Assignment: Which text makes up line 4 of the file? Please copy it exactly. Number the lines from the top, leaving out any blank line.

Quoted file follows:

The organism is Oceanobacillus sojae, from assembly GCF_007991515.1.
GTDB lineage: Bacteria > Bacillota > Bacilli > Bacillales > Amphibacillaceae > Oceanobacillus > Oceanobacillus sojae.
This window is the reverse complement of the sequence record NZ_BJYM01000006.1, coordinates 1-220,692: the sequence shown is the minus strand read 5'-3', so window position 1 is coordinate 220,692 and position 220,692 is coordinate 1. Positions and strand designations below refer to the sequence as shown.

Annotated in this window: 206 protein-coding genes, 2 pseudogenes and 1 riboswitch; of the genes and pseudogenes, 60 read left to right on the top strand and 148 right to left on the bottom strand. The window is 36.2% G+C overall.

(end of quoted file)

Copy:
Annotated in this window: 206 protein-coding genes, 2 pseudogenes and 1 riboswitch; of the genes and pseudogenes, 60 read left to right on the top strand and 148 right to left on the bottom strand. The window is 36.2% G+C overall.